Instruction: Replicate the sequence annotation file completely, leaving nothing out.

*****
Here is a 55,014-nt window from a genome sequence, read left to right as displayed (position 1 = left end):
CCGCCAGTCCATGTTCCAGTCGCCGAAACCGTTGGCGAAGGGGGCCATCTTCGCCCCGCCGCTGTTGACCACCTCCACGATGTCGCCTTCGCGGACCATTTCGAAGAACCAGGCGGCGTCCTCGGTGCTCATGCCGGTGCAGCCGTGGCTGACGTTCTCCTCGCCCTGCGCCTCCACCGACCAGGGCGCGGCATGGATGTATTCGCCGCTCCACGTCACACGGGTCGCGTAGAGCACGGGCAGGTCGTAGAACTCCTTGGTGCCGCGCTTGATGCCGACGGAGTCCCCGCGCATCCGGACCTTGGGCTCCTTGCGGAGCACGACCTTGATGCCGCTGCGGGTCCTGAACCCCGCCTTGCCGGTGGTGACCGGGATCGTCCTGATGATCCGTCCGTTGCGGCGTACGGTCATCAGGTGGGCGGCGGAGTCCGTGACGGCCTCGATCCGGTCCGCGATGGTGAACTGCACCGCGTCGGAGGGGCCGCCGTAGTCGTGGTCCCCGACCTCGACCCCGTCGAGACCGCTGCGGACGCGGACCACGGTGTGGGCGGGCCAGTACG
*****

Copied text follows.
Here is a 55,014-nt window from a genome sequence, read left to right as displayed (position 1 = left end):
CCGCCAGTCCATGTTCCAGTCGCCGAAACCGTTGGCGAAGGGGGCCATCTTCGCCCCGCCGCTGTTGACCACCTCCACGATGTCGCCTTCGCGGACCATTTCGAAGAACCAGGCGGCGTCCTCGGTGCTCATGCCGGTGCAGCCGTGGCTGACGTTCTCCTCGCCCTGCGCCTCCACCGACCAGGGCGCGGCATGGATGTATTCGCCGCTCCACGTCACACGGGTCGCGTAGAGCACGGGCAGGTCGTAGAACTCCTTGGTGCCGCGCTTGATGCCGACGGAGTCCCCGCGCATCCGGACCTTGGGCTCCTTGCGGAGCACGACCTTGATGCCGCTGCGGGTCCTGAACCCCGCCTTGCCGGTGGTGACCGGGATCGTCCTGATGATCCGTCCGTTGCGGCGTACGGTCATCAGGTGGGCGGCGGAGTCCGTGACGGCCTCGATCCGGTCCGCGATGGTGAACTGCACCGCGTCGGAGGGGCCGCCGTAGTCGTGGTCCCCGACCTCGACCCCGTCGAGACCGCTGCGGACGCGGACCACGGTGTGGGCGGGCCAGTACG